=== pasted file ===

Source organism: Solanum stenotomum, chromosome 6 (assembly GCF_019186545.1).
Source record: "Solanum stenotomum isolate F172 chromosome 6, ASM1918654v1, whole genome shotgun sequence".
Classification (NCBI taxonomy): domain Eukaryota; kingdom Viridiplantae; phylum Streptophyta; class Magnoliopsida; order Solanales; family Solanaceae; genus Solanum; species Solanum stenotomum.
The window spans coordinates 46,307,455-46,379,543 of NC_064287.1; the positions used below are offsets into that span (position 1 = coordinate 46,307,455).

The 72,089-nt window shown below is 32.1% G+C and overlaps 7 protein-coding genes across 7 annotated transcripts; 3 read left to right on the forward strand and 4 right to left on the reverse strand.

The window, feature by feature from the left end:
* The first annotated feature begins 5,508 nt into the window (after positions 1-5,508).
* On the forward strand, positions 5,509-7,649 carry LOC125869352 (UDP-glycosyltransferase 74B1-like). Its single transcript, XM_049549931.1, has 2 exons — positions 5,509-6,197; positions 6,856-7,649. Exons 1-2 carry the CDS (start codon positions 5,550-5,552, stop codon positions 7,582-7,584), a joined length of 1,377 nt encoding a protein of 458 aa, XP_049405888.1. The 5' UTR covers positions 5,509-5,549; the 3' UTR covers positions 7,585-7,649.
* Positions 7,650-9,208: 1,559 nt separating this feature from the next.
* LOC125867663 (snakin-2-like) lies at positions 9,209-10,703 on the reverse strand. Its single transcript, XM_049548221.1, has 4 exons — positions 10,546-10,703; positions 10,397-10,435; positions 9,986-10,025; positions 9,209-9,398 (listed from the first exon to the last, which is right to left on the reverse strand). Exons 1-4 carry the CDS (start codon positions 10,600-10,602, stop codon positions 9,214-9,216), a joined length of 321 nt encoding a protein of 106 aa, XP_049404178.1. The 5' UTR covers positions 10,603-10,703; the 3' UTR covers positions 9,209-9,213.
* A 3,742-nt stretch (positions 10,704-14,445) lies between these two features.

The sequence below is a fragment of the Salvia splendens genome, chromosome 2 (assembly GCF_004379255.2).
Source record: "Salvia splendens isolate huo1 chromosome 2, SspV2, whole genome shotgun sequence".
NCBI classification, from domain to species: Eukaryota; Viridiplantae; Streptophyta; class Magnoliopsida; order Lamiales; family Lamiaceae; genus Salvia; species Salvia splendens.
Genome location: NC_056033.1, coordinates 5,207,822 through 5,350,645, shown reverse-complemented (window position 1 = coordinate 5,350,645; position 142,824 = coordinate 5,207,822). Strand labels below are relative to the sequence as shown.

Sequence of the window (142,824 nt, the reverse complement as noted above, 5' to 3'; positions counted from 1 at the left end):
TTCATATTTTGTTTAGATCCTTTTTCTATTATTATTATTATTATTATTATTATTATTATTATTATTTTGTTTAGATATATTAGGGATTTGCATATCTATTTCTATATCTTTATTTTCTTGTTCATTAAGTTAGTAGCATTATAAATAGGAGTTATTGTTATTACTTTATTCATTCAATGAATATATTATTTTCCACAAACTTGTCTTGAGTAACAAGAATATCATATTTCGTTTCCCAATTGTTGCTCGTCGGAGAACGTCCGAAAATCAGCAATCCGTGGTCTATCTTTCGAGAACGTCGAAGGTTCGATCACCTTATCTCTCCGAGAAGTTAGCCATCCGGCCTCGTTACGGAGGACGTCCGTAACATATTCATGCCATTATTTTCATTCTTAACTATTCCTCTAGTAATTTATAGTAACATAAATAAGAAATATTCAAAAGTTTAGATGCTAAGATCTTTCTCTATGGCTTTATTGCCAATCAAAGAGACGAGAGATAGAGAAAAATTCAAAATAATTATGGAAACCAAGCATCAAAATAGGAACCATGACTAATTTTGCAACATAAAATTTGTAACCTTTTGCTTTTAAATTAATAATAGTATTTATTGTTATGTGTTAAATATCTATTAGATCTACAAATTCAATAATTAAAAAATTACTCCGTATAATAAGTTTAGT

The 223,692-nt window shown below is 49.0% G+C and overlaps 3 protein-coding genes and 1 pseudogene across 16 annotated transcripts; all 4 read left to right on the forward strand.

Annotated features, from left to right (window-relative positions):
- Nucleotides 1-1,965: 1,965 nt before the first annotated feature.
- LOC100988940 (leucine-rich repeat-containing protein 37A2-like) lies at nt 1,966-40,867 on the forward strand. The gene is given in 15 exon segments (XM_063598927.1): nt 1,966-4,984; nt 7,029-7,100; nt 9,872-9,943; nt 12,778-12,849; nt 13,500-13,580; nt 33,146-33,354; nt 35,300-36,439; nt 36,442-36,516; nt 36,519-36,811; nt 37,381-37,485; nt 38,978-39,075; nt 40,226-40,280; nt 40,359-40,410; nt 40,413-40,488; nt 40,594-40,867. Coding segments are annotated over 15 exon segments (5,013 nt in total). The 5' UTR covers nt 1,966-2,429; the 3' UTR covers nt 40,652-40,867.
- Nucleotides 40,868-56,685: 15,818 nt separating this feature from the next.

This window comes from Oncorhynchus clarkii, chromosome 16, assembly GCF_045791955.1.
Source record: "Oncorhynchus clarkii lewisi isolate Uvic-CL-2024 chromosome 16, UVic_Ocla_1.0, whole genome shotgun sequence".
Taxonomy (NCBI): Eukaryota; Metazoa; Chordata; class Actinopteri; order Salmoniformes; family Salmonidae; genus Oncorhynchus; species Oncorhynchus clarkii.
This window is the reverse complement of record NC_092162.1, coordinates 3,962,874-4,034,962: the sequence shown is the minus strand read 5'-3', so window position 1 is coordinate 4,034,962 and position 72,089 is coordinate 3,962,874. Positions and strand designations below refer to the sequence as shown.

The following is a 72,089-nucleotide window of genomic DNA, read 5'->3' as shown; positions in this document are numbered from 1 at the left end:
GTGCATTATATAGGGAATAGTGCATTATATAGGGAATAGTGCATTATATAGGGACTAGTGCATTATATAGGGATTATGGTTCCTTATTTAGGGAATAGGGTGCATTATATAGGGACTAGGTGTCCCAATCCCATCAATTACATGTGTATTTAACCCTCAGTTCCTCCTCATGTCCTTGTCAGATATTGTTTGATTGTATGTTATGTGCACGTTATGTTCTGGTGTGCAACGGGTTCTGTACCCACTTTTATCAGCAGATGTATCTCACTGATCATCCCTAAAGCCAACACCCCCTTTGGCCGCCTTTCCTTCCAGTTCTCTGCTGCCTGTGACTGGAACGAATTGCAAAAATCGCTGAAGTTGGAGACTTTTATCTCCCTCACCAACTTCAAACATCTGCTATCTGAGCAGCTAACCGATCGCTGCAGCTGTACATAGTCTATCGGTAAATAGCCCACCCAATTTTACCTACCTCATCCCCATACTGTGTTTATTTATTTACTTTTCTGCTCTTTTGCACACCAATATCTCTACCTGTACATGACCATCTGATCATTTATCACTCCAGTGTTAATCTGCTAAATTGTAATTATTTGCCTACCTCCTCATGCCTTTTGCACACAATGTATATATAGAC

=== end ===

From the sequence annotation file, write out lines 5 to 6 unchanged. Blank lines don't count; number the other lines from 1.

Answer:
The 72,089-nt window shown below is 32.1% G+C and overlaps 7 protein-coding genes across 7 annotated transcripts; 3 read left to right on the forward strand and 4 right to left on the reverse strand.

The window, feature by feature from the left end: